What is the Happy Brain Diet?
The Happy Brain Diet is rooted in principles from the Feingold diet, with a special emphasis on balancing blood sugar. It is a one month elimination diet followed by a systematic re-introductory phase. A temporary elimination and subsequent reintroduction can help you better understand how foods uniquely impact your child’s body.
The Feingold diet became popular in the 1970s after a psychiatrist named Ben Feingold published the book Why Your Child is Hyperactive. In the book, Feingold attributed hyperactivity to the large amounts of food colorings, flavorings, and preservatives consumed by children. He claimed that hyperactivity could be prevented by completely removing these food additives along with salicylates (naturally occurring compounds found in certain fruits and vegetables) from the diet.
The medical community did not readily accept his theory, and clinical studies supporting this type of dietary interventions were limited. However, many families have anecdotally seen marked improvements in their child’s behavior following the removal of artificial dyes, preservatives, and flavorings. What’s more, the American Academy of Pediatrics issued a statement in 2008 saying, “the overall findings of the study are clear and require that even we skeptics, who have long doubted parental claims of the effects of various foods on the behavior of their children, admit we might have been wrong.”1
There are few clinical studies conducted on the Feingold diet, but specific aspects of the diet have been investigated. For example, a meta-analysis in 2004 found evidence to support the hypothesis that artificial food dyes may contribute to hyperactivity.2 Another study found that food additives like artificial colors and preservatives increased hyperactivity in children with and without ADHD. A more recent meta-analysis found evidence supporting the idea that synthetic food colors may contribute to the symptoms of ADHD in children, and restriction diets might be beneficial.4
Unfortunately, the evidence on this topic is limited due to the lack of consistency, small sample sizes, and the challenges associated with controlling for a number of variables. One of the main challenges is controlling for the dose and duration of exposure to such a wide variety of food additives, preservatives, and colorings that litter our food supply. That being said, the anecdotal evidence is vast and removing these compounds from a child’s diet poses no risk to their health. Eliminating food additives, preservatives, and colorings for a period of one month, with careful observation of your child’s symptoms, could help you determine if they are indeed having an impact on your child.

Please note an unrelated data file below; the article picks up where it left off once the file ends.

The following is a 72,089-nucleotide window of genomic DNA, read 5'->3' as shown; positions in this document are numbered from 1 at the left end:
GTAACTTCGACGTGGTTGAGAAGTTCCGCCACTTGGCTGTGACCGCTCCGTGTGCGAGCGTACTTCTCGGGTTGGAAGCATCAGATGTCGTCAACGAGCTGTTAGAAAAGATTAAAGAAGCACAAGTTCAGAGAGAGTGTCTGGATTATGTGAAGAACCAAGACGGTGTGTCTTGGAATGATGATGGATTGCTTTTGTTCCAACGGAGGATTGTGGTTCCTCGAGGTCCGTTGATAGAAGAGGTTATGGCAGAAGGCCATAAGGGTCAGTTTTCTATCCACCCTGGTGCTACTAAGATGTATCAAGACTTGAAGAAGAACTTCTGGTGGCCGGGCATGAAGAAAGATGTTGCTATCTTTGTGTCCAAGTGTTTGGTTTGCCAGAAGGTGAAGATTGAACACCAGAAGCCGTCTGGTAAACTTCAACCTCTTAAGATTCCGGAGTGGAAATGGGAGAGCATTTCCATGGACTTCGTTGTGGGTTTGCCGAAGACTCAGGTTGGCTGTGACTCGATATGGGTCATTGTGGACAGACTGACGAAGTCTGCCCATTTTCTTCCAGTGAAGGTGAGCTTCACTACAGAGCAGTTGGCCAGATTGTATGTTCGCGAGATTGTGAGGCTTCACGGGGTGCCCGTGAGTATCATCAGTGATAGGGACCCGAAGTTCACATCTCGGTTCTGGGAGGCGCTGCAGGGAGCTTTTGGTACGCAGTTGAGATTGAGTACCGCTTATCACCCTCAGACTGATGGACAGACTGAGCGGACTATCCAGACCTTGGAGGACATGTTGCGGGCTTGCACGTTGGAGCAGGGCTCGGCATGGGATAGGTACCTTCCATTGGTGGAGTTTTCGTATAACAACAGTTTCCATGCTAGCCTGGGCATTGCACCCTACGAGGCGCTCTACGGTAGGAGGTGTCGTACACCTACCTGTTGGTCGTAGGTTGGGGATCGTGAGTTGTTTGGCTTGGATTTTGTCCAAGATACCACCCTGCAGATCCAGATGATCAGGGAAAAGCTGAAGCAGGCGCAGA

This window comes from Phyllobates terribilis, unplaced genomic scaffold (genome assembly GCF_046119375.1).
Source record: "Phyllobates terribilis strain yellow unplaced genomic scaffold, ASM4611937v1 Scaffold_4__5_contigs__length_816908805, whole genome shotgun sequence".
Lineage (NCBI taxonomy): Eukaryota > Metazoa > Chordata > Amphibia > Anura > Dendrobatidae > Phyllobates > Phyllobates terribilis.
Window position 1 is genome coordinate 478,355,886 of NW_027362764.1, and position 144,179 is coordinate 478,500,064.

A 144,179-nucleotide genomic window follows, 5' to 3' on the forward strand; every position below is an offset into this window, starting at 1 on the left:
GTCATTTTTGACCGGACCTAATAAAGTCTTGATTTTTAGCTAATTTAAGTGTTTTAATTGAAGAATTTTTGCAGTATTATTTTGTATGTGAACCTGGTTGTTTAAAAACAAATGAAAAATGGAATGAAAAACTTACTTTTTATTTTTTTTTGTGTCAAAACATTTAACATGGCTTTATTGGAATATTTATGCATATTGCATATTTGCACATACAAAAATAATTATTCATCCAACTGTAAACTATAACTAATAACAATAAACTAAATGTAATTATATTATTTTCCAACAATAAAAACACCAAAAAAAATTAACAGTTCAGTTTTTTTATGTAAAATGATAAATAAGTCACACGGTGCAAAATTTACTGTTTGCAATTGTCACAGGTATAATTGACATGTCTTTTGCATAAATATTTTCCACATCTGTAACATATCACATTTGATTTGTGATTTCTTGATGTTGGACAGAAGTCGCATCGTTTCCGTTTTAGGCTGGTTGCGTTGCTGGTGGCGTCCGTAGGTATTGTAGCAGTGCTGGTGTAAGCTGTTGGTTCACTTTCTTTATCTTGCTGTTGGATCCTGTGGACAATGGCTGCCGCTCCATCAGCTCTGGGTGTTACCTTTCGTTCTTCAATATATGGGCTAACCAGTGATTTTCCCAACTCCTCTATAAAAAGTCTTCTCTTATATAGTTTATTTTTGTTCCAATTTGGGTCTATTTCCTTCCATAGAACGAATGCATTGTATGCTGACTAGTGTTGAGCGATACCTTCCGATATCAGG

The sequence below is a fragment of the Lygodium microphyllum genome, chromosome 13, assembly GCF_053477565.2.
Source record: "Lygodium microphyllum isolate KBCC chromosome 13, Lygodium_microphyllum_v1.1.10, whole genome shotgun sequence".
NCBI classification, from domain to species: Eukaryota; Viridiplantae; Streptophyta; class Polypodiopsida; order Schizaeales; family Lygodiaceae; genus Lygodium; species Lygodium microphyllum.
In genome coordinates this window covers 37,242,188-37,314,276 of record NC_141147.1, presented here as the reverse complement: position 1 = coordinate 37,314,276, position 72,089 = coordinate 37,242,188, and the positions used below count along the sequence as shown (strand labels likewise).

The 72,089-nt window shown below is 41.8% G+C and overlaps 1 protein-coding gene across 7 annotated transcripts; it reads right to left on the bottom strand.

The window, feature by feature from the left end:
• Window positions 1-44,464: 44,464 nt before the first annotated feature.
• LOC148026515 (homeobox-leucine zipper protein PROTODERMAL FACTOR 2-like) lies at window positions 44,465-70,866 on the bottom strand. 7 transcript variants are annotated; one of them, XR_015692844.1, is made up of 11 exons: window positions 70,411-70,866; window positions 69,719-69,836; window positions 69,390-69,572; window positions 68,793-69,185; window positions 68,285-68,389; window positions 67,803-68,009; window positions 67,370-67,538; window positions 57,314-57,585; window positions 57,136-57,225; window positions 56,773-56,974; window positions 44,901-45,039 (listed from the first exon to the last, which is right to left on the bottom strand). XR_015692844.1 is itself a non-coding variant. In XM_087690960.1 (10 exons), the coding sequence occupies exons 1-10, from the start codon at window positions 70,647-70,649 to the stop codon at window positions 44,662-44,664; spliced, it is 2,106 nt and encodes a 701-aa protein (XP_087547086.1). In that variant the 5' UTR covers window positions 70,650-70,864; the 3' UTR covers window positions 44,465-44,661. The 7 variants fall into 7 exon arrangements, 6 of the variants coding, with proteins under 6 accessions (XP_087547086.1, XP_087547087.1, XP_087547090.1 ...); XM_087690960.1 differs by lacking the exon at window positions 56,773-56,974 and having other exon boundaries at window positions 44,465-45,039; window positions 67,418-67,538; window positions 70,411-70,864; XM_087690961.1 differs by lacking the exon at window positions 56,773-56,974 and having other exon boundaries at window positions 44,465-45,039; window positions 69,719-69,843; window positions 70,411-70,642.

Blood sugar control is a critical piece of the Happy Brain Diet since it’s well documented that children with ADHD have significantly larger chances of having glucose dysregulation.5 Furthermore, chronically high and low blood sugar swings negatively affect brain development that may contribute to poor attention later in life. Glucose dysregulation has a tremendous effect on mood, focus, energy, self-monitoring abilities, decreased executive function, reduced information processing speed, and impaired memory.5 Children who have ADHD, sensory processing issues or other neurological disorders may experience any or all of these symptoms.
A note on the word “diet”
Although the word “diet” is in the name of the Happy Brain Diet, by no means am I suggesting that you put your child on a restrictive diet intended for weight loss. In our weight-centric American culture, this can be sort of confusing. Please keep in mind that the word “diet” simply refers to a temporary eating plan with a specific goal in mind, just like the Mediterranean Diet. Ultimately the goal is to include as many types of food as possible and promote a healthy relationship between your child and food.
Who should try the Happy Brain Diet?
The Happy Brain Diet is for children who have ADHD, sensory processing issues, attention or behavioral concerns, or other neurological disorders. For more information about natural approaches to ADHD check out Healing your child from ADHD (E-Book)
What foods to avoid?
The Happy Brain diet restricts artificial flavors, colors, sweeteners, preservatives, and all caffeine. Unlike the Feingold diet, the Happy Brain diet allows the salicylates found in several types of fruits and vegetables. Carefully read the ingredients label on all packaged foods and be on the lookout for the following items.
- All food dyes
- Allura Red #40
- Sunset Yellow #6
- Carmoisine Red #3
- Tartrazine Yellow #5
- Ponceau Red #5
- FD&C #6
- Blue #1
- “Added colors”
- Caramel color
- Natural colors from turmeric, beta-carotene, grape skin extract, beet, and saffron are typically okay.
- Artificial flavors
- “Artificial flavors”
- “Added flavors”
- “Natural flavors”
- Sodium benzoate
- Sodas- even non-caffeinated items like Sprite, Ginger Ale, and Fanta.
- Coffee drinks
- Performance drinks
What foods to include?
Now that you know which foods to avoid, focus on adding in as many nutrient rich foods as possible to nourish your child’s brain and body. The priority is balancing their blood sugar to support balanced mood, energy, and focus. The key to balancing blood sugar is to add a healthy protein, fat, and fiber source at each meal! Here are foods that fit into each category.
- Salmon, cod, sardines
- Tofu, tempeh
- Grass fed ground beef, elk, deer
- Chicken, turkey
- Olive oil, olives
- Nut butters and nuts (walnuts, almonds, pistachios, macadamia nuts, peanut butter, etc.)
- Chia seeds, hemp seeds
- Coconut oil, coconut butter
- Nuts and seeds (walnuts, chia seeds, hemp seeds, flaxseeds)